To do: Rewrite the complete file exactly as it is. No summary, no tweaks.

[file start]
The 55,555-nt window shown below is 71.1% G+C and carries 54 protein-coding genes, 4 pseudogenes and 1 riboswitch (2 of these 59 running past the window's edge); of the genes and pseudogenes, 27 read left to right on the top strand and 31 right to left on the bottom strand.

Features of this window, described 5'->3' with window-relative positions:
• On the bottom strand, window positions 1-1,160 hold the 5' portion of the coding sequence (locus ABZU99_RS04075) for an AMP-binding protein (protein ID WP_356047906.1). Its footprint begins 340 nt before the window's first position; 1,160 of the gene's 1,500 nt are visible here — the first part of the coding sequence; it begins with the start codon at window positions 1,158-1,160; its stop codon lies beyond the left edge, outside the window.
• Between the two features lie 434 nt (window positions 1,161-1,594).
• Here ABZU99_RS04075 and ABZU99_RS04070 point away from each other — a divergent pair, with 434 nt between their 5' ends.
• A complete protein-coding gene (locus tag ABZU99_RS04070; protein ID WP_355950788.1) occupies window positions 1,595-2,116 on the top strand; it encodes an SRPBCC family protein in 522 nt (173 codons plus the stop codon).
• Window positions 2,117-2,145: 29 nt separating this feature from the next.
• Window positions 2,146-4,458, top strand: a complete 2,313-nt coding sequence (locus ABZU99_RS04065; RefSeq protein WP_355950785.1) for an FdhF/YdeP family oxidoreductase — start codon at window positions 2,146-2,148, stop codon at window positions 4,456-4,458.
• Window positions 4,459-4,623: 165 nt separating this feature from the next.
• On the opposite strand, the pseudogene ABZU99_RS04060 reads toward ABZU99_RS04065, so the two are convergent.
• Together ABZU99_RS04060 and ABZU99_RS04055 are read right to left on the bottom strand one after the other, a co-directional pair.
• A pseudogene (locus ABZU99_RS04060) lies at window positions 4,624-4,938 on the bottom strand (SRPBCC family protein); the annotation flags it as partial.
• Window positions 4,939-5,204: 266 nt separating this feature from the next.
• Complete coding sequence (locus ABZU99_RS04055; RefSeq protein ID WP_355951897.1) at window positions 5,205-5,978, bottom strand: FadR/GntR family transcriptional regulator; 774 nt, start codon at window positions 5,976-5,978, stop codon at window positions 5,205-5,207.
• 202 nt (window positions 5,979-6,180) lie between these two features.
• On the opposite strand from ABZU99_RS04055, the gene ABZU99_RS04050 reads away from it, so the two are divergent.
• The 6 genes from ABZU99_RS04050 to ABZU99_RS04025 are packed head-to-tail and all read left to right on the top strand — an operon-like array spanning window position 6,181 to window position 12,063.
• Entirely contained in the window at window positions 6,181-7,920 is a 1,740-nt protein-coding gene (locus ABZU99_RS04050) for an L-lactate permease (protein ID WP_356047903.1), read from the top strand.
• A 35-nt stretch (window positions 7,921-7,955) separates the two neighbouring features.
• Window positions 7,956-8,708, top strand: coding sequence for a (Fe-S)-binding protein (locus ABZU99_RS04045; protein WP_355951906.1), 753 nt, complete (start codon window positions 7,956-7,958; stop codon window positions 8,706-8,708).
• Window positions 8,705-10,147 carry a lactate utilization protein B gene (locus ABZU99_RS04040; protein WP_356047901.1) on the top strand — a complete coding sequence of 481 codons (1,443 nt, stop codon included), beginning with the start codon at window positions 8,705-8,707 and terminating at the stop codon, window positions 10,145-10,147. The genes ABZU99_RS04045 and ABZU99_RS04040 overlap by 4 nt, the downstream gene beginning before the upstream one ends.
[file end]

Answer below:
The 55,555-nt window shown below is 71.1% G+C and carries 54 protein-coding genes, 4 pseudogenes and 1 riboswitch (2 of these 59 running past the window's edge); of the genes and pseudogenes, 27 read left to right on the top strand and 31 right to left on the bottom strand.

Features of this window, described 5'->3' with window-relative positions:
• On the bottom strand, window positions 1-1,160 hold the 5' portion of the coding sequence (locus ABZU99_RS04075) for an AMP-binding protein (protein ID WP_356047906.1). Its footprint begins 340 nt before the window's first position; 1,160 of the gene's 1,500 nt are visible here — the first part of the coding sequence; it begins with the start codon at window positions 1,158-1,160; its stop codon lies beyond the left edge, outside the window.
• Between the two features lie 434 nt (window positions 1,161-1,594).
• Here ABZU99_RS04075 and ABZU99_RS04070 point away from each other — a divergent pair, with 434 nt between their 5' ends.
• A complete protein-coding gene (locus tag ABZU99_RS04070; protein ID WP_355950788.1) occupies window positions 1,595-2,116 on the top strand; it encodes an SRPBCC family protein in 522 nt (173 codons plus the stop codon).
• Window positions 2,117-2,145: 29 nt separating this feature from the next.
• Window positions 2,146-4,458, top strand: a complete 2,313-nt coding sequence (locus ABZU99_RS04065; RefSeq protein WP_355950785.1) for an FdhF/YdeP family oxidoreductase — start codon at window positions 2,146-2,148, stop codon at window positions 4,456-4,458.
• Window positions 4,459-4,623: 165 nt separating this feature from the next.
• On the opposite strand, the pseudogene ABZU99_RS04060 reads toward ABZU99_RS04065, so the two are convergent.
• Together ABZU99_RS04060 and ABZU99_RS04055 are read right to left on the bottom strand one after the other, a co-directional pair.
• A pseudogene (locus ABZU99_RS04060) lies at window positions 4,624-4,938 on the bottom strand (SRPBCC family protein); the annotation flags it as partial.
• Window positions 4,939-5,204: 266 nt separating this feature from the next.
• Complete coding sequence (locus ABZU99_RS04055; RefSeq protein ID WP_355951897.1) at window positions 5,205-5,978, bottom strand: FadR/GntR family transcriptional regulator; 774 nt, start codon at window positions 5,976-5,978, stop codon at window positions 5,205-5,207.
• 202 nt (window positions 5,979-6,180) lie between these two features.
• On the opposite strand from ABZU99_RS04055, the gene ABZU99_RS04050 reads away from it, so the two are divergent.
• The 6 genes from ABZU99_RS04050 to ABZU99_RS04025 are packed head-to-tail and all read left to right on the top strand — an operon-like array spanning window position 6,181 to window position 12,063.
• Entirely contained in the window at window positions 6,181-7,920 is a 1,740-nt protein-coding gene (locus ABZU99_RS04050) for an L-lactate permease (protein ID WP_356047903.1), read from the top strand.
• A 35-nt stretch (window positions 7,921-7,955) separates the two neighbouring features.
• Window positions 7,956-8,708, top strand: coding sequence for a (Fe-S)-binding protein (locus ABZU99_RS04045; protein WP_355951906.1), 753 nt, complete (start codon window positions 7,956-7,958; stop codon window positions 8,706-8,708).
• Window positions 8,705-10,147 carry a lactate utilization protein B gene (locus ABZU99_RS04040; protein WP_356047901.1) on the top strand — a complete coding sequence of 481 codons (1,443 nt, stop codon included), beginning with the start codon at window positions 8,705-8,707 and terminating at the stop codon, window positions 10,145-10,147. The genes ABZU99_RS04045 and ABZU99_RS04040 overlap by 4 nt, the downstream gene beginning before the upstream one ends.